Before packing it in, the Senate held one more vote on the ninth substitute for a House bill that would have funded a fix for roads. The measure was another attempt to pass a new 19-cents per gallon gas and diesel tax.
The last time lawmakers addressed road funding on a large scale was in 1997 when they implemented that 19-cent tax on gasoline. Senate leadership said the substitute bill would have addressed one thing that measure lacked.
“All this bill did was fix the inflationary factor,” said Senate Majority Leader Randy Richardville, R-Monroe. “It came up with a consumer price index, indexed at the current rate of 19 cents per gallon, and then it would increase over time to make sure the road construction costs didn’t exceed inflation or that we covered that inflation.”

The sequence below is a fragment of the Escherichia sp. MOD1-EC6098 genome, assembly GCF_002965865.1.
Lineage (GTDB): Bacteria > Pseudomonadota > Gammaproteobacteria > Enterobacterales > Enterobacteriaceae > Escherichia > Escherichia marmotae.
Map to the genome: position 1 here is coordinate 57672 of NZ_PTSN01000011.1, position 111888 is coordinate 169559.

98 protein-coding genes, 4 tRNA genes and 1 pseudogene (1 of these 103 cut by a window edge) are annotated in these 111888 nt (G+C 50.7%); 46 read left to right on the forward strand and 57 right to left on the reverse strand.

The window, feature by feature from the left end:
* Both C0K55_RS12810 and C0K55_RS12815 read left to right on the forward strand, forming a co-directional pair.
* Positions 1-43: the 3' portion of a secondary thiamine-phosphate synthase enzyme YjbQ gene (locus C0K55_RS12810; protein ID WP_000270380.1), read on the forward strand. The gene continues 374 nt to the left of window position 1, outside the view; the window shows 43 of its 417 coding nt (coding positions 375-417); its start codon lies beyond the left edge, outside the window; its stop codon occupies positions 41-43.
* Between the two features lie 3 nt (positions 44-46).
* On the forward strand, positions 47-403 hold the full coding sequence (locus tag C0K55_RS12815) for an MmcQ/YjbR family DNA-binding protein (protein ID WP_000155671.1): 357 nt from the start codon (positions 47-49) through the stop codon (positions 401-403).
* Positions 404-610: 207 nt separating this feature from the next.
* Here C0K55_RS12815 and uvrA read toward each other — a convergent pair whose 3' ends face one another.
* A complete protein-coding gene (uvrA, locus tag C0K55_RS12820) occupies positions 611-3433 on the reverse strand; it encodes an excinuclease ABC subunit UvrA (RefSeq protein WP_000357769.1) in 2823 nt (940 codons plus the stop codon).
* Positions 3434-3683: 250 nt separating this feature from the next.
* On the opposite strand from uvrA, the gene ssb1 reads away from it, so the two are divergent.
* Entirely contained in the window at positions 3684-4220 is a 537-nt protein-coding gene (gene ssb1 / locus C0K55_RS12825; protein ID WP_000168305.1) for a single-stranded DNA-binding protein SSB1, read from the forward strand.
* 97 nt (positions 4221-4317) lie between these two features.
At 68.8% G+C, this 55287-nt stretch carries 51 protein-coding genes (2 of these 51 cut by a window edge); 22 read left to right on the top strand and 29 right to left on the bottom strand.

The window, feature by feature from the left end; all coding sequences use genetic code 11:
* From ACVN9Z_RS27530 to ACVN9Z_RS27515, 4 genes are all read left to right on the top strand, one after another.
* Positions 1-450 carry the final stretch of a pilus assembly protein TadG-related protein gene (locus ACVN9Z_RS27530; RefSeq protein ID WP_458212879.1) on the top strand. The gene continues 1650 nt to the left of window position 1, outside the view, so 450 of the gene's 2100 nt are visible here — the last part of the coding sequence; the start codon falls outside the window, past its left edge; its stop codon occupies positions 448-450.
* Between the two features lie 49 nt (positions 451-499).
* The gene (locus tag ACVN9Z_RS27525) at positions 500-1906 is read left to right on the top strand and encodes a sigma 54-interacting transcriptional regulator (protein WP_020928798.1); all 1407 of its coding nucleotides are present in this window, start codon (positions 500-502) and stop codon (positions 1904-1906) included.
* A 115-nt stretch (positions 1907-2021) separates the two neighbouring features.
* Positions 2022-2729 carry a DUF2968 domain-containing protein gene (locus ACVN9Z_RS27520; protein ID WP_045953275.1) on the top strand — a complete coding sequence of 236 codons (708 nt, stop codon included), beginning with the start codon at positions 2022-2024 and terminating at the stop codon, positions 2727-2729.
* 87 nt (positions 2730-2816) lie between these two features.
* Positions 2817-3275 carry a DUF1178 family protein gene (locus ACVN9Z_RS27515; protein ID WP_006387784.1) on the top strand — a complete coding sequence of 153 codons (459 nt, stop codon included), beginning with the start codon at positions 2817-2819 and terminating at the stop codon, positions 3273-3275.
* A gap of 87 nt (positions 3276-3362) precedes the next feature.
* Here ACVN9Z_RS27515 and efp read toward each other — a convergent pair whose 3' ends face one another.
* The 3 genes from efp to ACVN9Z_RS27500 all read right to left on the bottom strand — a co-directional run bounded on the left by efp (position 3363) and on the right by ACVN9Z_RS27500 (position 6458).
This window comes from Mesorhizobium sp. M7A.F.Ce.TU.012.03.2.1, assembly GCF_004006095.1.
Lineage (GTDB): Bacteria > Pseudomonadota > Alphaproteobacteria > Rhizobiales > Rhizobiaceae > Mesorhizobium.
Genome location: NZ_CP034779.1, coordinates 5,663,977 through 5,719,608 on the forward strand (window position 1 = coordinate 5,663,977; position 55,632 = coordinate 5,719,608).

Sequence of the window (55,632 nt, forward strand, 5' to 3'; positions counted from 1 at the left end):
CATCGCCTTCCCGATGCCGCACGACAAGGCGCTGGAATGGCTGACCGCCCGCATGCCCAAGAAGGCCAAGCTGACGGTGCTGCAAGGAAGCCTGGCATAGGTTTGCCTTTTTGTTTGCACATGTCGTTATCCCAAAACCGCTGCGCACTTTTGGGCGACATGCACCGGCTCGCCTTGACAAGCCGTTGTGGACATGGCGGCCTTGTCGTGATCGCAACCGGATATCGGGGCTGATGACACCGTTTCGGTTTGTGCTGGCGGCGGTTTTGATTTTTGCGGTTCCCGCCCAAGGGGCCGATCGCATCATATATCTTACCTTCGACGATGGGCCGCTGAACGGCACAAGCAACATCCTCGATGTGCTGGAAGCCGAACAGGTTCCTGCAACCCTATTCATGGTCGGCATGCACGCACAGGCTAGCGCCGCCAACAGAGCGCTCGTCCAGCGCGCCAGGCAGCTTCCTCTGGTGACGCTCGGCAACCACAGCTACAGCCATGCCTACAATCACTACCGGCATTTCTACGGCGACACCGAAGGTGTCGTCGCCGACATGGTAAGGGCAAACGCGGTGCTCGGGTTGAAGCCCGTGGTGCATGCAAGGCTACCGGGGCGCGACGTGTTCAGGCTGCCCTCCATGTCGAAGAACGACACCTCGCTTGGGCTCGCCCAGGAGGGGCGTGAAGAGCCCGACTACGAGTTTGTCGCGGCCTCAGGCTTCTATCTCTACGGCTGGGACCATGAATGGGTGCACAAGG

Richardville accused Democrats of not stepping up to do their part in getting the measure passed.
“I have a caucus of 12,” said Senate Minority Leader Gretchen Whitmer, D-East Lansing. “He has a caucus of 26, a super majority. We should have each been able to deliver half of our caucuses. That would be 13 votes on his end. He only came up with 9. Half of my caucus is 6. I came up with 8. I am the only person that has delivered on the agreement.”
While Gov. Snyder had previously called for lawmakers to come up with more than $1 billion to maintain Michigan’s roads, he called the votes taken over the last two days ‘progress’ and said he’s looking forward to ‘relentless positive action’ on the issue when lawmakers return from break.
“Unfortunately, this is an issue I would admit that there are too much in politics going on and there has been,” said Snyder. “I’ve said for years now if we were sitting at the kitchen table as a big family and you looked at this issue, we would have solved this problem.”
All sides are saying the work is far from over on finding a long-term solution to the state’s road funding problem.
Republicans and Democrats in the Senate are expected to participate in work groups over the summer in an effort to reach a deal.